As we know, the US Federal Reserve has already raised its key interest rates. It has also announced that it will be tightening its monetary policy in 2017 and will probably increase interest rates three more times. That has produced a textbook result: bond yields in the United States have risen and consequently office prime yields in some markets such as New York City, Los Angeles and Chicago have already moved up slightly by 10 basis points. “Further moderate rises are expected over the course of the year and also in other markets,” says JLL’s expert Hela Hinrichs. The situation in Europe is different – for the time being. The European Central Bank (ECB) is currently sticking to its more lax monetary policy and just a few months ago – in December 2016 – decided to pump billions of euros of new money into the markets. It also extended its comprehensive bond-buying programme, which was supposed to end in March 2017, to December 2017. ECB President Mario Draghi did, however, announce that from April 2017 the bank would limit the number of bonds it buys to €60 billion a month. Until then, the ECB will continue to spend €80 billion per month on purchases.
Calls within the ECB for a gradual change in monetary policy are also becoming louder. These calls are coming especially from the German central bank because in Germany – one of Europe’s comparatively strong core countries – inflation is also beginning to rise significantly. And the combination of zero interest rates and accelerating inflation is an absolutely toxic mix for both investors and savers. It is still unclear when the representatives of the Southern European countries, whose economies are still lagging behind Germany, will adopt a similar policy to the German central bank. What is, however, clear for most observers is that sooner or later a change of paradigm in monetary policy is on the cards in Europe too.
A host of uncertainties
But monetary policy is not the only thing property investors look at when trying to gauge how mature markets are likely to develop in the near future. “We live in a world of diverse challenges, highly volatile markets and numerous anomalies,” is how Martin Brühl, CIO and Member of the Management Board at Union Investment Real Estate GmbH, describes the current situation. In particular, the largely unexpected election of Donald Trump as US president – and the consequences that has for Europe and Germany – is fuelling concern. His first acts in office, especially the course he has embarked on to restrict trade, give reason to fear that economic background conditions for Europe could worsen. “Realistically we are not likely to be able to assess that until the second half of 2017,” says JLL manager Pörschke. “Until then insecurity and uncertainty will dominate the macroeconomic discussion.”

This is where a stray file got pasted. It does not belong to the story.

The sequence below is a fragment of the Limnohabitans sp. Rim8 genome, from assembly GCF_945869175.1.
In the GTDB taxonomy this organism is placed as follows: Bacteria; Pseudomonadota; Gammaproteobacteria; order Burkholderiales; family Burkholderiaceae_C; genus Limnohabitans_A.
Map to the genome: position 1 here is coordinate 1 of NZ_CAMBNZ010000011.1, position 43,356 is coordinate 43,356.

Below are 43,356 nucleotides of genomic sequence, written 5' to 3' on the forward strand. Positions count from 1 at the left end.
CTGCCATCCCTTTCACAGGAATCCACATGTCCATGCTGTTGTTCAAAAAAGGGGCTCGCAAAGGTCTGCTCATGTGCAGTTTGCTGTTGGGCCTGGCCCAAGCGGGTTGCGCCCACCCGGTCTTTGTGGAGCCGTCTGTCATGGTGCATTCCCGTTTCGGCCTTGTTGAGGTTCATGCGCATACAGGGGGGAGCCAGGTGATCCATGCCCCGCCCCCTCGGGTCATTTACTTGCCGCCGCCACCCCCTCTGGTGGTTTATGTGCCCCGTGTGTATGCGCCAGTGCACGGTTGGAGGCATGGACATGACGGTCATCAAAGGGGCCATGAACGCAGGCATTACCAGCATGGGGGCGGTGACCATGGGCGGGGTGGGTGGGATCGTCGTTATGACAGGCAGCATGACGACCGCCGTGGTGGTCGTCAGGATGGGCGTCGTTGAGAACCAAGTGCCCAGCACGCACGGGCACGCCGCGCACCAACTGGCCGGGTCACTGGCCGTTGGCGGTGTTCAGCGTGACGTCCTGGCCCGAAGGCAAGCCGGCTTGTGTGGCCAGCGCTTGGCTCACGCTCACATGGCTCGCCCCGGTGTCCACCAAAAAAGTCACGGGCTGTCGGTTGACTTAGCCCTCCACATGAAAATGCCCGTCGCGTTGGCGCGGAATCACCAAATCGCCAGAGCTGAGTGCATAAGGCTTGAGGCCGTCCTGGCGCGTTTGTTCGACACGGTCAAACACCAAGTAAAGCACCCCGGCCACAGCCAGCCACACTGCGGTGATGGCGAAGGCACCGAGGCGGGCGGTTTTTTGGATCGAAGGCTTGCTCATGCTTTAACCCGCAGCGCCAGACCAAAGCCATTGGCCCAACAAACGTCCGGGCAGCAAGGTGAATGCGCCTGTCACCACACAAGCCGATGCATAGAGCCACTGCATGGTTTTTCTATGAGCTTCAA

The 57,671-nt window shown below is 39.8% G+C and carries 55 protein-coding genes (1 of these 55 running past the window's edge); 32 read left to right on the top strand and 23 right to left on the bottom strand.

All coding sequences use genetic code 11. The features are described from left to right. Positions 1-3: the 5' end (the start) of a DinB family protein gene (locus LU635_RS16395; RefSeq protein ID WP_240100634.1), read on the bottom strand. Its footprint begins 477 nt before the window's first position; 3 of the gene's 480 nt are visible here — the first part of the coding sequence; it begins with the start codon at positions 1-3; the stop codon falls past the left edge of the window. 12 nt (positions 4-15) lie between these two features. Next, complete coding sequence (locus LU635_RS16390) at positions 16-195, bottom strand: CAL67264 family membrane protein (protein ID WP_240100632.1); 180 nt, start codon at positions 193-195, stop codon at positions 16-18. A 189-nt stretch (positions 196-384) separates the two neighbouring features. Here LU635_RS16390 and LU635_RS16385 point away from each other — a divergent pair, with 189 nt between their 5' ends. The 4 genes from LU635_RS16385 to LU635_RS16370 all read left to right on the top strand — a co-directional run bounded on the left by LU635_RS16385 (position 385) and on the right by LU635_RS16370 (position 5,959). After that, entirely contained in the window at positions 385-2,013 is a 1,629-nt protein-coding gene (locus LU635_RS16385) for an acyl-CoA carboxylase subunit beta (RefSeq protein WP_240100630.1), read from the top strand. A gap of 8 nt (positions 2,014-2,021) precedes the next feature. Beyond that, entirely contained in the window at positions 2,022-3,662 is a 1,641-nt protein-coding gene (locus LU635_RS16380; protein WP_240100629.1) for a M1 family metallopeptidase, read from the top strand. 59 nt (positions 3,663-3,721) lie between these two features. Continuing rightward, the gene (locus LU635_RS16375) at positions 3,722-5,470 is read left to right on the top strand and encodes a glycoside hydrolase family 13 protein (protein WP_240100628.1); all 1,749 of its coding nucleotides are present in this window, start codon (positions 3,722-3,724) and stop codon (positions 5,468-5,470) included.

Tobias Just, Professor at Regensburg University and Academic Director of IREBS International Real Estate Business School, shares this opinion: “In the short term and seen in isolation, Donald Trump’s economic policy will probably have a positive impact on the real estate sector in the United States,” says Professor Just. But it is not possible to deduce with any clarity what impact the US presidency will have on Europe’s property markets: “If the Trump administration really does increase government spending and lower taxes, while raising customs duties, this could very well fuel inflation in the United States and Europe and increase the pressure to raise interest rates on both sides of the Atlantic.”
UBS analyst Gunnar Herm is also convinced that property investors are going to have to prepare for a phase of increasing political uncertainty. Because, as he reminds us, the new administration in the United States is not the only imponderable: another is Brexit, that is the United Kingdom leaving the European Union, the consequences of which are still unforeseeable, and added to that there are elections coming up in Europe in 2017, the outcome of which is also wide open.
Yield compression has been halted